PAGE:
Witnessing the history of humanity

The world is a confusing place right now. We are in unprecedented times and navigating through uncharted waters each day battling the coronavirus.

I have hope that we will be able to congregate again and see each other interact without being 6-feet apart. History has shown that it is possible to overcome pandemics before, and for whatever it is worth, I am confident we can get through this one.

One night during the extended spring break period, I was watching the 11 p.m. news with my dad which showed segments of people cheering around the world. People in Italy were singing songs from their balconies, dancing in the streets and cheering on children returning from hospitals around the country.

My mind began to wander and I thought about how generations after us will learn about this period of history. I wrote how I felt in my journal because I thought that it was important to highlight some of the aforementioned good deeds people did. Decades later if someone is to ever find my old journal they will see entries about the good of humanity during a dark time.

“We’re on social media, especially since we’re not occupied at school … so going on your phone is something normal to do. We have the power to post anything we want at any time,” sophomore graphic design major Jordan Griffin said via FaceTime. “The more positivity we post, the more it will impact people as a whole.”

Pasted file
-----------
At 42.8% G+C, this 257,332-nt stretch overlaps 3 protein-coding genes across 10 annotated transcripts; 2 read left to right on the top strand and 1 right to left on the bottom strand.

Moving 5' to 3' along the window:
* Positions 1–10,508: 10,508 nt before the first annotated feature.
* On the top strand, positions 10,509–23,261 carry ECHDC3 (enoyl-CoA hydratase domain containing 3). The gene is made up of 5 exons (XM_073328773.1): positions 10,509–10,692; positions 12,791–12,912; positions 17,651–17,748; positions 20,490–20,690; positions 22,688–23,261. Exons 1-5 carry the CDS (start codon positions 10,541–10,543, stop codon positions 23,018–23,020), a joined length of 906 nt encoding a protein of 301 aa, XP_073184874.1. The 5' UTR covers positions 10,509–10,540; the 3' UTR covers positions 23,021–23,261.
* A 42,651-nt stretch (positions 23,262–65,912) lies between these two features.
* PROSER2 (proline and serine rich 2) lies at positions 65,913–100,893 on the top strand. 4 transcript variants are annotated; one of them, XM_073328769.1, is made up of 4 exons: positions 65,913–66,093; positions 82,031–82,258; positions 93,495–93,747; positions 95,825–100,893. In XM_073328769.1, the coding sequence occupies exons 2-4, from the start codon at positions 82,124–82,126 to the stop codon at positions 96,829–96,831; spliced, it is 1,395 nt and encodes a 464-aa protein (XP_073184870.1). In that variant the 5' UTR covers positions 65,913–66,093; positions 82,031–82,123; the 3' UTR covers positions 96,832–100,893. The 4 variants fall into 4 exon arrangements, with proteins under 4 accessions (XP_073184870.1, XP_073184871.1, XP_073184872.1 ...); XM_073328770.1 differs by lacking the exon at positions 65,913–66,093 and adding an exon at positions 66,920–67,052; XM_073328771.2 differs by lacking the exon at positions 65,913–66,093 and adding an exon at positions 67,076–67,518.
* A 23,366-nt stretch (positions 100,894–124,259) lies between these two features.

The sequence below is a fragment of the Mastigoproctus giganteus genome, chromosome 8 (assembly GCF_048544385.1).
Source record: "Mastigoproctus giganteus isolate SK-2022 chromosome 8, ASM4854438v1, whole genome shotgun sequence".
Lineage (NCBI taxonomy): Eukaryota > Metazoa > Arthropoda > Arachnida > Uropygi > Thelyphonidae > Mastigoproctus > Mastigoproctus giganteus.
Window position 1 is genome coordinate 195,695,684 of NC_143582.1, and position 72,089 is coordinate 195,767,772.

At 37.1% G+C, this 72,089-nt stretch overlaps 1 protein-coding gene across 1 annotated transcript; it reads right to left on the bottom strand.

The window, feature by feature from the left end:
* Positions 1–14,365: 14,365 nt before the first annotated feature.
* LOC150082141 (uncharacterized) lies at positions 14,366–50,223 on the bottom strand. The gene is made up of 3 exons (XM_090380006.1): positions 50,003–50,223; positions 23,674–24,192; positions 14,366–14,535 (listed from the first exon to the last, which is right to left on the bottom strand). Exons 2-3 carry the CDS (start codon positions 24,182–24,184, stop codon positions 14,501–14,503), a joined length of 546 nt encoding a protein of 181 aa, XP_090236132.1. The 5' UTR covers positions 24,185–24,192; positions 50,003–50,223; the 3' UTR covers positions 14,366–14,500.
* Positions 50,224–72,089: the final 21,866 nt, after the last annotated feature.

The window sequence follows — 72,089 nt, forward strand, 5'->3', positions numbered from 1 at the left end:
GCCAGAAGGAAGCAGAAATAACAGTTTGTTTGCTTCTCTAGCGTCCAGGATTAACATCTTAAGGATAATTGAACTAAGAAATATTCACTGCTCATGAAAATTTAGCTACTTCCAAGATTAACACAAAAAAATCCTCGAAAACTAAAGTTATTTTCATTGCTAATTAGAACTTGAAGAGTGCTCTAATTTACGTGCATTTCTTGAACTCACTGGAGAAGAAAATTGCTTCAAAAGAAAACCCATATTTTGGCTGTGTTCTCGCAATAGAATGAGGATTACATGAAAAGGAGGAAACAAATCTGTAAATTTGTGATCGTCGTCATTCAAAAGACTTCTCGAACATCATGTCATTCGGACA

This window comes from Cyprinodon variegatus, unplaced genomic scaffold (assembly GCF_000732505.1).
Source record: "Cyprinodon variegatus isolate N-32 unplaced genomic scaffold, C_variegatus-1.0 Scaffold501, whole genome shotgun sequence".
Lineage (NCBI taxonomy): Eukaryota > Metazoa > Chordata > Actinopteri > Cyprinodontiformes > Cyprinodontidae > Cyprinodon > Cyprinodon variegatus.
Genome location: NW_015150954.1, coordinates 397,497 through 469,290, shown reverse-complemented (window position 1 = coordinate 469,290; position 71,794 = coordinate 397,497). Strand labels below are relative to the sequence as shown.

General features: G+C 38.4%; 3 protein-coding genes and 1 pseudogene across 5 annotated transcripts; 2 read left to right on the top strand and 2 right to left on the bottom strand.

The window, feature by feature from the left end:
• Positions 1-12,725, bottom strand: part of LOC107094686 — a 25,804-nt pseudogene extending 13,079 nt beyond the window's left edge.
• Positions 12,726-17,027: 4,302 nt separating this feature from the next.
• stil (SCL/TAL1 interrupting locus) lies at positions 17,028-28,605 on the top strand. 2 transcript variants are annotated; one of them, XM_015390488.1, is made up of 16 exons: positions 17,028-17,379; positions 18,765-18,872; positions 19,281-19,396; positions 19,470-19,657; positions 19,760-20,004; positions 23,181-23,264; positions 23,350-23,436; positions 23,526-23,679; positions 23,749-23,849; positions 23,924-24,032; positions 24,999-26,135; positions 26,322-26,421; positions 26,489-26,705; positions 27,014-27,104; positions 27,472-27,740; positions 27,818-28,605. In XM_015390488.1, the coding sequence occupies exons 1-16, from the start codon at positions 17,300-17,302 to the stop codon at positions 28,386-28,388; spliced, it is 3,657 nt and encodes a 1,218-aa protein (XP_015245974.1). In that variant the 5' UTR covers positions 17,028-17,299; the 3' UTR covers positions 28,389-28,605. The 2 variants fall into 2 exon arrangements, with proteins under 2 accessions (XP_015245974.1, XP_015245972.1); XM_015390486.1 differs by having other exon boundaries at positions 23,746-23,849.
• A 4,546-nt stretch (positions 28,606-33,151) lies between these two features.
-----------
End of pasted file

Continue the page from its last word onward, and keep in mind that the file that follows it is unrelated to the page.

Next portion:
Griffin added that if people continue to highlight the positivity in the world, that the future authors of history books will hopefully record it.

In the coming years, children will learn definitions of “Social Distancing” and it will probably be some question on a quiz in history class, but that is not what I want to see. I want to see questions such as “What common office device did individuals use to make face shields for hospitals during the COVID-19 pandemic?” And the answer would be a 3D printer.

Oscar Valera, an ESL teacher at Kearny High School and husband to Nicole Valera, who is a teacher in my town, is doing just that.

These are stories that need to see the light of day so that generations down the line will never lose faith in humanity.

Freshman health care policy major Katy Timari, who is in the process of her EMT training, said many people around her town have made donations.

“The EMT center has been getting a lot of donations from local restaurants,” Timari said. “It’s really important to look back and see the positives even when things are dark, but it’s also important to learn from the mistakes made at this time.”

She also wants news outlets to report on how many people have recovered or have been discharged from the hospitals, rather than just the deaths and increases of cases.

“There are also facts that people are getting better and people who are doing amazing stuff and that’s just not being looked at,” Timari said. “It’s heartbreaking to me because you want to highlight the good in humanity as well as all the [expletive] stuff going on. The two things are going on at once but you need to look at both sides of the coin.”

What I hope people take into account is how desperately important it is to help showcase the good things people all around the world are doing in this horrific time. Hopefully, it will brighten someone’s day and restore their faith in humanity.

By Dylan Manfre

sophomore journalism major

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